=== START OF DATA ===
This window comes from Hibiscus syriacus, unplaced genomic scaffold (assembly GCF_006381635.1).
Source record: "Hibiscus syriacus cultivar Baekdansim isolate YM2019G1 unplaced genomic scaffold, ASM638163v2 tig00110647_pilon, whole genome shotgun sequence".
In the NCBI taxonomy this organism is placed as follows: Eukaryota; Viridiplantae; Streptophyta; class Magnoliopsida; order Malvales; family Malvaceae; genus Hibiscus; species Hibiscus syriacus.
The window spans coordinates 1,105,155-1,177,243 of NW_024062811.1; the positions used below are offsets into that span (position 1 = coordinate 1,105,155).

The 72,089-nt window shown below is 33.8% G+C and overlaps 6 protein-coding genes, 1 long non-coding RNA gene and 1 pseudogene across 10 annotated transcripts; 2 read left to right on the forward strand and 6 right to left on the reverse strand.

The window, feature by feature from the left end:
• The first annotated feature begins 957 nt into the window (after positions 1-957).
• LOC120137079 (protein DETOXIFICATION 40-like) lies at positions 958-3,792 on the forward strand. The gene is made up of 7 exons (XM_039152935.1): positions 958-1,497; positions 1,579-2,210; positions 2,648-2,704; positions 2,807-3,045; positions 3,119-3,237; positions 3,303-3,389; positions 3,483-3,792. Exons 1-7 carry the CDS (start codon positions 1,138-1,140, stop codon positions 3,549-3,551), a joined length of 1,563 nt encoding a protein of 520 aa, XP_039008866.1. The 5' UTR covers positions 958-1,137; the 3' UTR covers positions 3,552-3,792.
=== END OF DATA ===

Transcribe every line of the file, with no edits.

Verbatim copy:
This window comes from Hibiscus syriacus, unplaced genomic scaffold (assembly GCF_006381635.1).
Source record: "Hibiscus syriacus cultivar Baekdansim isolate YM2019G1 unplaced genomic scaffold, ASM638163v2 tig00110647_pilon, whole genome shotgun sequence".
In the NCBI taxonomy this organism is placed as follows: Eukaryota; Viridiplantae; Streptophyta; class Magnoliopsida; order Malvales; family Malvaceae; genus Hibiscus; species Hibiscus syriacus.
The window spans coordinates 1,105,155-1,177,243 of NW_024062811.1; the positions used below are offsets into that span (position 1 = coordinate 1,105,155).

The 72,089-nt window shown below is 33.8% G+C and overlaps 6 protein-coding genes, 1 long non-coding RNA gene and 1 pseudogene across 10 annotated transcripts; 2 read left to right on the forward strand and 6 right to left on the reverse strand.

The window, feature by feature from the left end:
• The first annotated feature begins 957 nt into the window (after positions 1-957).
• LOC120137079 (protein DETOXIFICATION 40-like) lies at positions 958-3,792 on the forward strand. The gene is made up of 7 exons (XM_039152935.1): positions 958-1,497; positions 1,579-2,210; positions 2,648-2,704; positions 2,807-3,045; positions 3,119-3,237; positions 3,303-3,389; positions 3,483-3,792. Exons 1-7 carry the CDS (start codon positions 1,138-1,140, stop codon positions 3,549-3,551), a joined length of 1,563 nt encoding a protein of 520 aa, XP_039008866.1. The 5' UTR covers positions 958-1,137; the 3' UTR covers positions 3,552-3,792.